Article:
Davy engaged in electrochemical experiments that led to several discoveries, including the recognition that the production of electricity was linked to a chemical reaction. He also isolated and analyzed the chemical elements potassium, sodium, magnesium, calcium, strontium, and barium. One of his best-known contributions to the field was his conclusion that, contrary to Lavoisier’s claims, there was no material basis for acidity. In 1810 he announced that the green gas contained in sea salt was an element. He named it chlorine.
As a strong promoter of applied science, Davy also engaged in various practical projects. He researched the chemistry of tanning, promoted improvements to agricultural practices, and developed a miner’s lamp that inhibited the ignition of the methane gas commonly found in mines. Furthermore, Davy was known as an effective lecturer. He made scientific topics accessible to an audience that extended beyond a small circle of fellow scientists.
Davy’s accomplishments were recognized with numerous awards and honors. In 1801 he joined the faculty of the Royal Institution in London. He became a fellow of the Royal Society in 1803, was awarded the Copley medal in 1805, and served as the Society’s president from 1820 to 1827. He was knighted in 1812 and created a baronet in 1818. He was also a founder of the Geological Society of London, the London Zoo and the Athenaeum.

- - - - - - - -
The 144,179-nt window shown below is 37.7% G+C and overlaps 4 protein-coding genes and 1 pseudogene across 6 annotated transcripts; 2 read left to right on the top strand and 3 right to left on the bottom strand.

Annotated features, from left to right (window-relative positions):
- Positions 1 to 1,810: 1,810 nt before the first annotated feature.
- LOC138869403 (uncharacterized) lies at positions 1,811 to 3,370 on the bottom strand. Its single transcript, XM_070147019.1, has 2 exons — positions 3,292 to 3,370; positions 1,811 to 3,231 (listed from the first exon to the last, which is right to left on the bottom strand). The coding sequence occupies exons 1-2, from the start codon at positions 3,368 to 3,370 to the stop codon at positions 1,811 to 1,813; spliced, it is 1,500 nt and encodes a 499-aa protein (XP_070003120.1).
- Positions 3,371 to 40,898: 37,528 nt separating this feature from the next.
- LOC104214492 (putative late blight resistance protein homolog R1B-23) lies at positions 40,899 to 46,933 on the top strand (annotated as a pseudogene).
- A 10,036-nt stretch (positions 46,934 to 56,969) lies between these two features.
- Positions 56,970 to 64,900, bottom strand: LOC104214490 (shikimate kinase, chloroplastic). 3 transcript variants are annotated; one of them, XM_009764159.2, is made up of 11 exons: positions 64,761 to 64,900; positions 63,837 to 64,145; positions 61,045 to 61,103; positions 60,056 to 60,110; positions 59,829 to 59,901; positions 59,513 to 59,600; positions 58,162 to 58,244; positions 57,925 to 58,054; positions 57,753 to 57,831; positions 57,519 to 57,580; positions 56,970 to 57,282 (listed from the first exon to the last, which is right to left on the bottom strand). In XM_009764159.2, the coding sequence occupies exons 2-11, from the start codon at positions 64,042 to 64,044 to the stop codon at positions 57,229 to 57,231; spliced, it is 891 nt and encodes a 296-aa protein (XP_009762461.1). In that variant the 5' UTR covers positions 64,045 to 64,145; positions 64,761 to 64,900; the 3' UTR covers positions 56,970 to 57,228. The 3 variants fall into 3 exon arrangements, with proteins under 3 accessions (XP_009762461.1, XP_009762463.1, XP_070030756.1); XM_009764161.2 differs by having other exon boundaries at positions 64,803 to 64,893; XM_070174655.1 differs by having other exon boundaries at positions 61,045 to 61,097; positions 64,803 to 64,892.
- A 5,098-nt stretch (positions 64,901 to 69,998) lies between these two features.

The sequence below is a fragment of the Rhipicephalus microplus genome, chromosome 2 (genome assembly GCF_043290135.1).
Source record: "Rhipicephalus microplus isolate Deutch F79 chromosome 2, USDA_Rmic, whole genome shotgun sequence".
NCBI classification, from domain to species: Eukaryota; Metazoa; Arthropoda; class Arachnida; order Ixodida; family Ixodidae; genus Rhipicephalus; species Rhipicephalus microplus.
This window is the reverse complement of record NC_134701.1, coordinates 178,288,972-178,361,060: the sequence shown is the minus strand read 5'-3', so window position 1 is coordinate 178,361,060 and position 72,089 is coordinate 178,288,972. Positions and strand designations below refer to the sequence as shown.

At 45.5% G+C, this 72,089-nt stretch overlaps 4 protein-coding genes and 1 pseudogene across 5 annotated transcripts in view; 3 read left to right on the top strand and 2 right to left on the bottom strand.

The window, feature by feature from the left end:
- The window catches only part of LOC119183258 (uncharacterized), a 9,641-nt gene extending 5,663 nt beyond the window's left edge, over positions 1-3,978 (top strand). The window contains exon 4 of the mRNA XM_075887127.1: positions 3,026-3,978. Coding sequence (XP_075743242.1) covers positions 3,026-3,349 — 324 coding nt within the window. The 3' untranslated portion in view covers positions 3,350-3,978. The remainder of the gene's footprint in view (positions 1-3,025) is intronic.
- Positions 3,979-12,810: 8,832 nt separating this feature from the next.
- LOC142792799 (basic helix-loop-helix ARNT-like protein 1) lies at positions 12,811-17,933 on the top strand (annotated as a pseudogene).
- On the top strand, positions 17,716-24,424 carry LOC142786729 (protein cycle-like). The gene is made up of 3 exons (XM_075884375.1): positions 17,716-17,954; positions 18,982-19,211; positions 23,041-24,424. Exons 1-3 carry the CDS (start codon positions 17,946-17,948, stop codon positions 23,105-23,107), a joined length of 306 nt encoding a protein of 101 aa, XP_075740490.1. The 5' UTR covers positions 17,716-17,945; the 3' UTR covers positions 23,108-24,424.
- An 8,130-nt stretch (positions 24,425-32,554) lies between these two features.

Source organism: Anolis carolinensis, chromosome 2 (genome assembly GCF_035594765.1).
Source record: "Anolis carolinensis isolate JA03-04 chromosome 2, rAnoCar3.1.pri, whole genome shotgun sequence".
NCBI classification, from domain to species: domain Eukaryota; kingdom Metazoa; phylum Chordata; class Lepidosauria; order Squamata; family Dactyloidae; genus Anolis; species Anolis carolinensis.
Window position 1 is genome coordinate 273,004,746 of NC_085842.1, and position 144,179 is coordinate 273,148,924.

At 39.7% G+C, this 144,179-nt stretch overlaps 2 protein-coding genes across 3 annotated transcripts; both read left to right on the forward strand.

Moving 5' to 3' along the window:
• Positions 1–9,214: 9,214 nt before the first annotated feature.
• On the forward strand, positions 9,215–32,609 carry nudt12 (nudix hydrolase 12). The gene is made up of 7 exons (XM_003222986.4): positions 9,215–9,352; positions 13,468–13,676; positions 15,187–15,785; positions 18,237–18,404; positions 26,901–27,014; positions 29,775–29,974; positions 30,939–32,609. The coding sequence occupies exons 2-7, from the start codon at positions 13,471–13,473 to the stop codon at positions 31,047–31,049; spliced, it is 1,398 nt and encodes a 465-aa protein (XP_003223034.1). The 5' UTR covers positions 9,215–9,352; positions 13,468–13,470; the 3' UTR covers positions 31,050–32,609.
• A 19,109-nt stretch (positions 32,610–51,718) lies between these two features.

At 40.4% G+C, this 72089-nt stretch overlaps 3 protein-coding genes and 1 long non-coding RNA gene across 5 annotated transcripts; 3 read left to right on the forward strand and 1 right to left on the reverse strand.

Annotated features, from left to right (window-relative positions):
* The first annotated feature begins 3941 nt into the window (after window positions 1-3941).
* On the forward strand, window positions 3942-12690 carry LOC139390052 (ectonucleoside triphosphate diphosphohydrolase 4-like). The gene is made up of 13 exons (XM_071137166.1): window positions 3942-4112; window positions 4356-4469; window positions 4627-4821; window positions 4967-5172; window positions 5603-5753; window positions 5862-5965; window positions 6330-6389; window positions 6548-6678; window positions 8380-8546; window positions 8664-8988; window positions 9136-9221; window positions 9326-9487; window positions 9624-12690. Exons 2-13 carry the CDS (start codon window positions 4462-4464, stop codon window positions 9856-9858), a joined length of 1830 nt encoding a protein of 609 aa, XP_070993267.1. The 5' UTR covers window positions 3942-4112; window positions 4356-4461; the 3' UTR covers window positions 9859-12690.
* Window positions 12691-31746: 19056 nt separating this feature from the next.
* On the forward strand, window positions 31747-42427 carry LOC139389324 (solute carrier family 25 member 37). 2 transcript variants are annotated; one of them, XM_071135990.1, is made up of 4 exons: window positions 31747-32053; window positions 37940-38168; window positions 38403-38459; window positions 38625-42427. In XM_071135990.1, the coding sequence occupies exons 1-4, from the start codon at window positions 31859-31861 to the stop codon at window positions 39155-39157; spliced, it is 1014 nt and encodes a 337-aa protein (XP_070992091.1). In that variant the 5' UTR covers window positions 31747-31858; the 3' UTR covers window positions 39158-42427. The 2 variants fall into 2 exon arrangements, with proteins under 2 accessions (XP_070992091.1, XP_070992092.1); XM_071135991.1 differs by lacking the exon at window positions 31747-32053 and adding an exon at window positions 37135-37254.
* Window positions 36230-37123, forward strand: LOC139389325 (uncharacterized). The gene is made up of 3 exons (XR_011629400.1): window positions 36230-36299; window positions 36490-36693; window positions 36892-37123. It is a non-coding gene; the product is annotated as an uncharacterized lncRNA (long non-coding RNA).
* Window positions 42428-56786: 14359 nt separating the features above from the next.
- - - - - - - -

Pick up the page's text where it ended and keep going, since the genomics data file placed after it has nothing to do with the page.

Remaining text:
Davy was married to Jane Apreece Kerr, a wealthy and well-connected widow. They did not have children. In 1829, he suffered a stroke while vacationing in Italy. He died a few days later.
From the guide to the Sir Humphry Davy correspondence, 1803-1822, 1803-1822, (American Philosophical Society)
José Francisco Correia da Serra (1750–1823, APS 1812) was an abbot, diplomat, scholar and botanist. In his work as a botanist he was particularly concerned with the systematic classification of vegetable species. Thomas Jefferson described him as “profoundly learned in several branches of science he was so above all others in that of Botany; in which he preferred an amalgamation of the methods of Linnaeus [1707-1778, APS 1769] and of Jussieu [1686-1758] to either of them exclusively.” Correia spent many years of his life in France, England and the United States where he made the acquaintance of leading European and American intellectual leaders of the time.
Correia was born in Serpa, Portugal, to the physician and lawyer Luis Dias Correia and Francisca Luisa da Serra. In 1756 the family was forced to leave Portugal because the elder Correia’s scientific work had incurred the displeasure of the Holy Office. They settled in Naples, Italy, where the boy came under the tutelage of the abbé and university professor of “Commerce and mechanics” Antonio Genovesi (1712-1769), a major force in the Neapolitan Enlightenment. During this time Correia was also taught in natural history by the botanist Luis Antonio Verney (1713-1792). In 1772 Correia moved to Rome where he studied at the University and other institutions. By that time he was already corresponding with Carl Linnaeus, in Latin. He also made the acquaintance of Don John Carlos of Braganza, second Duke of Lafoens, a member of the Portuguese royal family. The Duke became Correia’s friend and patron.